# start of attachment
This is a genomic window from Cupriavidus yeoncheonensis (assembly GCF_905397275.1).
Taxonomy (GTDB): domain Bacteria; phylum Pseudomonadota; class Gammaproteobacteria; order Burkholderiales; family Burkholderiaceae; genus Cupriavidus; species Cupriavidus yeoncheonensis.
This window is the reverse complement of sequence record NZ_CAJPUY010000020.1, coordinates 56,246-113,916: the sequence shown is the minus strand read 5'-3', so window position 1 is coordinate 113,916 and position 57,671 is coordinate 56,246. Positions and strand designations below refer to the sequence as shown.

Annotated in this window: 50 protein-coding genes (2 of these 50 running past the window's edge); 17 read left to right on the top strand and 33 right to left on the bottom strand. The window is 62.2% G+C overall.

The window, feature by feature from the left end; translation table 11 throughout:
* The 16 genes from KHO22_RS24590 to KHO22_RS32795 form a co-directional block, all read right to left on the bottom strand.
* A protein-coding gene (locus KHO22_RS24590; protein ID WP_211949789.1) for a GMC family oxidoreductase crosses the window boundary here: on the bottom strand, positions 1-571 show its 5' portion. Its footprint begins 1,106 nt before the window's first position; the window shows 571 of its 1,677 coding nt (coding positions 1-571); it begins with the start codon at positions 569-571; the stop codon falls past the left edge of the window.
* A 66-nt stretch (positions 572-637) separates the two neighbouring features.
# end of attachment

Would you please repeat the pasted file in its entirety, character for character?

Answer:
This is a genomic window from Cupriavidus yeoncheonensis (assembly GCF_905397275.1).
Taxonomy (GTDB): domain Bacteria; phylum Pseudomonadota; class Gammaproteobacteria; order Burkholderiales; family Burkholderiaceae; genus Cupriavidus; species Cupriavidus yeoncheonensis.
This window is the reverse complement of sequence record NZ_CAJPUY010000020.1, coordinates 56,246-113,916: the sequence shown is the minus strand read 5'-3', so window position 1 is coordinate 113,916 and position 57,671 is coordinate 56,246. Positions and strand designations below refer to the sequence as shown.

Annotated in this window: 50 protein-coding genes (2 of these 50 running past the window's edge); 17 read left to right on the top strand and 33 right to left on the bottom strand. The window is 62.2% G+C overall.

The window, feature by feature from the left end; translation table 11 throughout:
* The 16 genes from KHO22_RS24590 to KHO22_RS32795 form a co-directional block, all read right to left on the bottom strand.
* A protein-coding gene (locus KHO22_RS24590; protein ID WP_211949789.1) for a GMC family oxidoreductase crosses the window boundary here: on the bottom strand, positions 1-571 show its 5' portion. Its footprint begins 1,106 nt before the window's first position; the window shows 571 of its 1,677 coding nt (coding positions 1-571); it begins with the start codon at positions 569-571; the stop codon falls past the left edge of the window.
* A 66-nt stretch (positions 572-637) separates the two neighbouring features.